Dear Bloom: I want to dress up as samurai for my office Halloween contest. Is this cultural appropriation?
Byline: Written by Jessica Regan, Sr. DEI Advisor at Bloom
I am a Digital Marketing Director and also a Black man. Our office is hosting a virtual Halloween costume contest this year. I want to dress up as Yasuke, the African samurai (the actual 1500’s Japanese African samurai from the Netflix show). I was introduced to the show Yasuke by my Japanese partner. Upon further research, I found that Yasuke challenges anti-Black attitudes and embodies the sacred core beliefs of samurai culture. I want to represent that.
Being a Black man, I fear my costume could be considered offensive. But like Yasuke, I am a Black man, which adds some nuance worth celebrating. His story is about cultural exchange and acceptance. Something else worth noting, I sit on my organization’s executive leadership team, and I am afraid if I wear this costume, I may be engaging in cultural appropriation. I’m worried this could compromise the DEI efforts our organization has made to be more inclusive. What should I do?
Dear Hesitant Samurai,
Firstly, we love a costume contest! As a collective of DEI and HR Advisors at Bloom, we understand why folks might be hesitant to dress up — especially if there are concerns around inclusion. Understanding cultural appropriation can be confusing, especially when we exist in a world that champions cultural pluralism while systemically erasing, co-opting, and exploiting the cultures of historically marginalized communities.
What I find interesting about your question is that it opens up a much deeper discussion on the impact of appropriation at work. Cultural appropriation goes beyond just office celebrations. We observe cultural appropriation in marketing, advertising, company culture, and employer branding. The fine line between cultural appreciation and appropriation is one that historically has been difficult to draw for most organizations. Let’s dig into your question and work to cultivate the tools to identify and avoid cultural appropriation at work (and beyond).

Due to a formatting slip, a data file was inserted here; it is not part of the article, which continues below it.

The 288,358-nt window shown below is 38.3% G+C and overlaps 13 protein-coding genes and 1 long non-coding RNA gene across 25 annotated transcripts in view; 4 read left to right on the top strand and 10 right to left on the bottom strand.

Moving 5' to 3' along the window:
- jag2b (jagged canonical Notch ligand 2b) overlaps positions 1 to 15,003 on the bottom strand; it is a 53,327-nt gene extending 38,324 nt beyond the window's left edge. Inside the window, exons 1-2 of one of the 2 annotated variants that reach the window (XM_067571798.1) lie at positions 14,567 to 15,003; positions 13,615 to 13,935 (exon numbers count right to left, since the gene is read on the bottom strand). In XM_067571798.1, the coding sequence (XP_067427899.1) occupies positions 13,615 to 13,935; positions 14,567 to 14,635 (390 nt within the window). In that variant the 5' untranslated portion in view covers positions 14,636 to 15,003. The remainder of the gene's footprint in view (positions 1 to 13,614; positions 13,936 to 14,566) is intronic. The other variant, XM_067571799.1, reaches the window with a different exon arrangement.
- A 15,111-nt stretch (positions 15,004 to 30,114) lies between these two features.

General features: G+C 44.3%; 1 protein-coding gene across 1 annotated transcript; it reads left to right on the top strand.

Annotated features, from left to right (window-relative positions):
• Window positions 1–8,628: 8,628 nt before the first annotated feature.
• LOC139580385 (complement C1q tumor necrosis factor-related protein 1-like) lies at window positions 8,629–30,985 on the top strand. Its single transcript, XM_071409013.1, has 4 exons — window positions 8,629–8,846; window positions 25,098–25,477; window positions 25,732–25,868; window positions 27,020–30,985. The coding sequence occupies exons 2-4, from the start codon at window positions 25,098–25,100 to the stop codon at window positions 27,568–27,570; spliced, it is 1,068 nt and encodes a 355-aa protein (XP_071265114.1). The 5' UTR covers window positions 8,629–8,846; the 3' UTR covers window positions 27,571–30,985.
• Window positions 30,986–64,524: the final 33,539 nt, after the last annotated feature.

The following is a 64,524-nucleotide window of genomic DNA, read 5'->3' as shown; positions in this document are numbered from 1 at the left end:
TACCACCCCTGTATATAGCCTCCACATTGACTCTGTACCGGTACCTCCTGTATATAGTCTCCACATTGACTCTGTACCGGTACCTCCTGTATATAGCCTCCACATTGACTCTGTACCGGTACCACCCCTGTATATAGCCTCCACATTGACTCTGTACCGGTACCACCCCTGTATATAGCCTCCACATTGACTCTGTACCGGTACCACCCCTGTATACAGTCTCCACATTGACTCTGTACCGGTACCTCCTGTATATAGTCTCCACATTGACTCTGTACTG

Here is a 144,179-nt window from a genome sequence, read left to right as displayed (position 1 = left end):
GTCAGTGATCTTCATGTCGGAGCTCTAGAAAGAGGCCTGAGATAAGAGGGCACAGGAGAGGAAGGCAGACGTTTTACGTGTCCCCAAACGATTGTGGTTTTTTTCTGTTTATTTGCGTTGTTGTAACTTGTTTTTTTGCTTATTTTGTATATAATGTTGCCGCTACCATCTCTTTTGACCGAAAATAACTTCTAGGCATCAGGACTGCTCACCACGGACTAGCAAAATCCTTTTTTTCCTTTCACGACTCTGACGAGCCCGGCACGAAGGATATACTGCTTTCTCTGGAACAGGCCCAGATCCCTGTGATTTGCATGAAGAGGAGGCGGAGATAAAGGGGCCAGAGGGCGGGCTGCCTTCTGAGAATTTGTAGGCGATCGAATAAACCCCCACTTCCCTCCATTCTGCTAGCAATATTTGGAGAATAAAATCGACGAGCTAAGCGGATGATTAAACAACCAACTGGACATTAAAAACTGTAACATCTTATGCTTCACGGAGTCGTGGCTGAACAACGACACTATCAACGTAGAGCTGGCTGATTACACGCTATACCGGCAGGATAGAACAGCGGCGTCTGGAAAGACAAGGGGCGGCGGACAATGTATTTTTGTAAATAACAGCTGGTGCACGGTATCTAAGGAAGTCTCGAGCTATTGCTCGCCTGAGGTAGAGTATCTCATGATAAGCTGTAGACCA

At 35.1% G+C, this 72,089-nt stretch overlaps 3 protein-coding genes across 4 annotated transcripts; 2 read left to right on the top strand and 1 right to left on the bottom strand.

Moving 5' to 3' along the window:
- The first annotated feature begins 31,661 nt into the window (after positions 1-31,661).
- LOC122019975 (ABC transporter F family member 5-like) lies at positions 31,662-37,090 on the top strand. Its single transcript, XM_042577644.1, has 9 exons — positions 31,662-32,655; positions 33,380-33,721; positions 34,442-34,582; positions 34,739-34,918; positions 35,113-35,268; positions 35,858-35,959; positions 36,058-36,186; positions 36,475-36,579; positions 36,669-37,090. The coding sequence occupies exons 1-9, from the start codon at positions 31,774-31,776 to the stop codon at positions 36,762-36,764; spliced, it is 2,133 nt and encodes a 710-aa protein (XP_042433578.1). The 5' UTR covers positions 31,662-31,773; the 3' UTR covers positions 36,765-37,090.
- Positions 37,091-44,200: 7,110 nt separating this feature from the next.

First things first, what is appropriation? Why does it matter?
In the case of your question, Hesitant Samurai, your concern about cultural appropriation isn’t unfounded. Appropriation means using elements of a culture that isn’t your own without an in-depth understanding of the significance and relationship held between the cultural object or practice and the community to which it belongs. Appropriation is the unacknowledged, inappropriate, and non-consensual adoption of the customs, traditions, regalia, objects, hairstyle, or headdresses of one culture by members of another (typically those with more social and political power). Cultural appropriation can also manifest as profiting off of sacred objects, practices, or expressions of self (such as hair, nails, and clothing) while simultaneously not caring about the community it comes from. Like many other Asian cultures, Japanese culture is subject to anti-Asian hate in the forms of racism, xenophobia, the model minority myth, and orientalism. Japanese culture has also been fetishized and hypersexualized. For example, when Gwen Stefani fetishizes the Harajuku Girls or the western world’s obsession with consuming anime while not challenging anti-Asian racist beliefs. Especially in the wake of COVID-19, anti-Asian hate is at an all-time high, and it’s showing up at work too.
It’s important to question the cognitive dissonance that occurs when one wants to consume a culture while existing in a space that still marginalizes that culture.
How cultural appropriation manifests at work
Our culture often places the responsibility of dismantling systems of oppression, like racism and capitalism, on individuals rather than critically examining the broader systems in which we operate. As such, cultural appropriation goes beyond Halloween and offensive costumes. It rears its ugly head when organizations attempt to stay relevant by misusing AAVE in their marketing campaigns (also known as “Digital Blackface”). Or when multi-billion dollar conglomerates like the Kardashians launch products like the Kimono, acting as though they invented this traditional garment. It’s the unchecked exploitation, misrepresentation, behaviours of objectification, and dehumanization of marginalized identities. People often forget that cultural appropriation also includes misrepresenting cultures through messages that reinforce stereotypes and reduce people’s cultures to more palatable versions for mainstream (read: white) consumption. Like Kim Kardashian’s “Kimono,” it removes the intricacies that make specific cultures unique and beautiful.
This is why you can’t appropriate being a “cowboy” or other elements of white culture. Appropriation requires a power imbalance — the (mis)use or adoption of cultural elements from a culture that has been historically subjugated by a more powerful and/or dominant culture. And guess what? Many historians say Black and Indigenous men were actually the first cowboys.